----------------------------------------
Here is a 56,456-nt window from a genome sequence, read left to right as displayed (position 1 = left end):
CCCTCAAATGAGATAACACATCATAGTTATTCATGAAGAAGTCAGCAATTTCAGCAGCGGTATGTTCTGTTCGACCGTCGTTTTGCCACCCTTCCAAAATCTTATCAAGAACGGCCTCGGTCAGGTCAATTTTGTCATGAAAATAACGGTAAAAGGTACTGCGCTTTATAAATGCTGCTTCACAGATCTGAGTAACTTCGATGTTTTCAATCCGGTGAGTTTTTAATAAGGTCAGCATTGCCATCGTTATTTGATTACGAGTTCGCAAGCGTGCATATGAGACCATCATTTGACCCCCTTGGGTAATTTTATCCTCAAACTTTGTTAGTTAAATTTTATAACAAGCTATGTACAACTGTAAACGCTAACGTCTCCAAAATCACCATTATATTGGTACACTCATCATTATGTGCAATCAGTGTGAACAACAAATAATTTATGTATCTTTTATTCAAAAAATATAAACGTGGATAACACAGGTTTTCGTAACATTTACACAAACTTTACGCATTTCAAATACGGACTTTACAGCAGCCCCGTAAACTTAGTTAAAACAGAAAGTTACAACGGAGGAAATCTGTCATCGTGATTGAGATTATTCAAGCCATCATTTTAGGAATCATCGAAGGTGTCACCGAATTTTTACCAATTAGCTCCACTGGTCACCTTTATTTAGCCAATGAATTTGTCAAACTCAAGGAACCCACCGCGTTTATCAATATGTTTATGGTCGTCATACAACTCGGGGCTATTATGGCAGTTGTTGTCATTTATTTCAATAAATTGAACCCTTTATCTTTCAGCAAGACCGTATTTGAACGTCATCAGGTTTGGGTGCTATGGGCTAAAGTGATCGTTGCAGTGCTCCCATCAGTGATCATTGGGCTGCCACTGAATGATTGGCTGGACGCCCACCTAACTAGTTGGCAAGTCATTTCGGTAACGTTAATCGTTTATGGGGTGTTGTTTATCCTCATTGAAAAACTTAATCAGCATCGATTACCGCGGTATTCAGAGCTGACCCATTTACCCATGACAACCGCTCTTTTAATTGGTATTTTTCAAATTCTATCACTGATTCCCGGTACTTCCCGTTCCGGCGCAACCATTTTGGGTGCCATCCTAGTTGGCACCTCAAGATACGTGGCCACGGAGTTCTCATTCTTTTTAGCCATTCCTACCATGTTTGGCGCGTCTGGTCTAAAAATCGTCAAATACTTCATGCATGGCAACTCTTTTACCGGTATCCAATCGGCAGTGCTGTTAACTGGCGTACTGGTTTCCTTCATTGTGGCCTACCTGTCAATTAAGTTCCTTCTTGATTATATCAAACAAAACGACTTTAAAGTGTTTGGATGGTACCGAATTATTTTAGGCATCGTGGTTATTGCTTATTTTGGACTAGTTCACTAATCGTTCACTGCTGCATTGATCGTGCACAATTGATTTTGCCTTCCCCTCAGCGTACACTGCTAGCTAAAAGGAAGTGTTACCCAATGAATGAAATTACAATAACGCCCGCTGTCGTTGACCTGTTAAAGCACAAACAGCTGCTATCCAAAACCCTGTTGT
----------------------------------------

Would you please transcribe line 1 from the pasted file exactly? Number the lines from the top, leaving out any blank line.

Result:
Here is a 56,456-nt window from a genome sequence, read left to right as displayed (position 1 = left end):